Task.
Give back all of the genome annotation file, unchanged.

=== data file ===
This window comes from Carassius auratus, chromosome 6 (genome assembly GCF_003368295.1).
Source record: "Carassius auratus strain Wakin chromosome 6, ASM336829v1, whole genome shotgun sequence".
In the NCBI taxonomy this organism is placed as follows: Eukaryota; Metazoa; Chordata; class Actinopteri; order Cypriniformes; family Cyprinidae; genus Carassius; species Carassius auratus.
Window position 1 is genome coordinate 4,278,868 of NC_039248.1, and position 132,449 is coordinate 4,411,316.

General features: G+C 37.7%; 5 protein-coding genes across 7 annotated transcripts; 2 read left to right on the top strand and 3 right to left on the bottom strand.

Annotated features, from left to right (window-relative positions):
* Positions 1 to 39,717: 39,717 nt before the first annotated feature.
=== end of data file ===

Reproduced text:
This window comes from Carassius auratus, chromosome 6 (genome assembly GCF_003368295.1).
Source record: "Carassius auratus strain Wakin chromosome 6, ASM336829v1, whole genome shotgun sequence".
In the NCBI taxonomy this organism is placed as follows: Eukaryota; Metazoa; Chordata; class Actinopteri; order Cypriniformes; family Cyprinidae; genus Carassius; species Carassius auratus.
Window position 1 is genome coordinate 4,278,868 of NC_039248.1, and position 132,449 is coordinate 4,411,316.

General features: G+C 37.7%; 5 protein-coding genes across 7 annotated transcripts; 2 read left to right on the top strand and 3 right to left on the bottom strand.

Annotated features, from left to right (window-relative positions):
* Positions 1 to 39,717: 39,717 nt before the first annotated feature.